Curling cued for growth
The Equinox Curling Club, formed in 2010, began with just six people. In 2011, the club began with six people, but grew to 23 by the season's end. With the third season beginning at the end of last month, the goal was to have over 30 people join, according to one of the founders of the club, Jacki Lappen.
With the Winter Olympics coming up next year and curling being an Olympic event, Lappen expects interest in the sport locally to grow. Curling is a team sport played with four members per team and each member of the team takes turns at the various positions.
"One of the players is delivering the stone, two members are sweeping and one member acts like the quarterback [and] calls the strategy," Lappen said.
By putting pressure on their brooms, the sweepers create a light film of water on the surface of the rink allowing the stone to travel farther than it normally would.
The objective is to score more points than the opposing team over the course of eight ends - which are like innings in baseball - by pushing the stone from one end of a skating rink to what's known as the house at the other end, which is like a big bullseye, according to Lappen. Unlike hockey, curling is played in sneakers as opposed to on ice skates and can be played virtually by anyone.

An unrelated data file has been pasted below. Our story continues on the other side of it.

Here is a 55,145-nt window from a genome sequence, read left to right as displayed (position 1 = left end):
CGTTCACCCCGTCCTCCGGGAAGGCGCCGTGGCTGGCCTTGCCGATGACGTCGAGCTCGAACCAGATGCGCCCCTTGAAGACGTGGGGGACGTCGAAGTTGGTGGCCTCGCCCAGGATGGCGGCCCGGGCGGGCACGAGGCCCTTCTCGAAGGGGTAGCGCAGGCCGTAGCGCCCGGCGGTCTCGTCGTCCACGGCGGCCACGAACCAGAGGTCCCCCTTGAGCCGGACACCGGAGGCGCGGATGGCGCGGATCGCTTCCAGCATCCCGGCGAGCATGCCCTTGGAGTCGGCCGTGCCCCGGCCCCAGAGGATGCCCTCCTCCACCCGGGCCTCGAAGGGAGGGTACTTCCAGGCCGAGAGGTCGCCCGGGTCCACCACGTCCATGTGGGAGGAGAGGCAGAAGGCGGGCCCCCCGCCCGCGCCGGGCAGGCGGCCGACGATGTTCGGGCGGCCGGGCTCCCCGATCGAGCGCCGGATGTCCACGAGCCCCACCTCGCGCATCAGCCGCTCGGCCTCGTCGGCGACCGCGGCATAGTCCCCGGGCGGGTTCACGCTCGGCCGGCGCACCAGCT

"There's adaptive curling and there's so many ways," said curling club member Amy Herrmann. "There's wheel chair curling. There's stick curling so if you really can't down on your knees, if you have knee issues or back issues, you can use a stick which connects to the handle of the curling stone. So there's all kinds of different ways to participate if you have limitations."
Not only can the sport be played by almost anyone, but Lappen said that it is more aerobic than people think.
According to Herrmann, players walk about two and half miles during the course of a game - which typically takes about two hours.
Other members of the club expressed similar thoughts.
"It's not a hard physical sport but it does give [you a workout] with the sweeping," said member Jack Lee.
In order to become a member of the club, prospective members first have to first attend a three-hour Learn to Curl clinic - the next of which will to take place on Sunday, Dec. 9 - to familiarize themselves with the strategies, rules and equipment associated with the sport. After they have completed the clinic, they may then join the club, Lappen said.
The team members compete against one another in a pick up game style format - a fact that Lee says he enjoys about the sport.
"Being a club we don't have other teams we play against. We just play against ourselves. Everybody shows up and everybody does it. It's great," he said. "You make teams and off you go. Everybody's pretty much the same level and we just have a good time with it."
To find out more about the Equinox Curling Club or the upcoming clinic on Dec. 9 visit the club's Web site at www.equinoxcurlingclub.org. Information about the club can also be found on Riley Rink's Web site www.rileyrink.com.
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